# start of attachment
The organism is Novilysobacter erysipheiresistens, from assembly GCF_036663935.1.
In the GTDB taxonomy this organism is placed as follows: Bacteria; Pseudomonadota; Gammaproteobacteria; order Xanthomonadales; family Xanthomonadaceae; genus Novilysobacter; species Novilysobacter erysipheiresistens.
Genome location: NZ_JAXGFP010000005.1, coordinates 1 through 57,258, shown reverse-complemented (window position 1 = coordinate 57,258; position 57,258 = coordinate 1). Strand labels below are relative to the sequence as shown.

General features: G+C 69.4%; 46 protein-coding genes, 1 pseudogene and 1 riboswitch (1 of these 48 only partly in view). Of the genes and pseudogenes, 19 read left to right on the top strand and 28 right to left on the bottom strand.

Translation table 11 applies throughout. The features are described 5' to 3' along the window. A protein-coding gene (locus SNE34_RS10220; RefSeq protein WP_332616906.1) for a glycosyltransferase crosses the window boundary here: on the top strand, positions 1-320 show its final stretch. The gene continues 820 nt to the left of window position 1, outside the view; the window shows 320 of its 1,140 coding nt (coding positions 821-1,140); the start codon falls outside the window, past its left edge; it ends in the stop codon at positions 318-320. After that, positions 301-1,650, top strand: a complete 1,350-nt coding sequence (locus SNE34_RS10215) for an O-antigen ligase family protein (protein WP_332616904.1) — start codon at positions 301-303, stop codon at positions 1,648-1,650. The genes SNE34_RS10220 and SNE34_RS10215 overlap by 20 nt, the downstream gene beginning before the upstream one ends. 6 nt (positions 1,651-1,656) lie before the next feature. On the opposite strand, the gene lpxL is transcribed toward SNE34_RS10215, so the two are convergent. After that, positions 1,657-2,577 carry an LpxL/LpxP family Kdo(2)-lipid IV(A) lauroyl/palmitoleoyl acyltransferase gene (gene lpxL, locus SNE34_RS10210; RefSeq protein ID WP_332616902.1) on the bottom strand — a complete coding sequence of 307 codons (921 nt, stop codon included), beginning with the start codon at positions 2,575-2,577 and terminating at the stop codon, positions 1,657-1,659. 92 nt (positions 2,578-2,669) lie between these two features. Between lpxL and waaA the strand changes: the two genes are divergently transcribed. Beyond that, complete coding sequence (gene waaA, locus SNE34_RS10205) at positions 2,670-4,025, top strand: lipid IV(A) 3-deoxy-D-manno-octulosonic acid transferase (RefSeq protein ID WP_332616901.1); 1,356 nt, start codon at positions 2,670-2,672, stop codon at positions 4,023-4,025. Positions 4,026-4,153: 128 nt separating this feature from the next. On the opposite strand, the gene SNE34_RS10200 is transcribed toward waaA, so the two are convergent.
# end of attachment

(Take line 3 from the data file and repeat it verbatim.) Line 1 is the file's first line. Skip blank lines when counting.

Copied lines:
Genome location: NZ_JAXGFP010000005.1, coordinates 1 through 57,258, shown reverse-complemented (window position 1 = coordinate 57,258; position 57,258 = coordinate 1). Strand labels below are relative to the sequence as shown.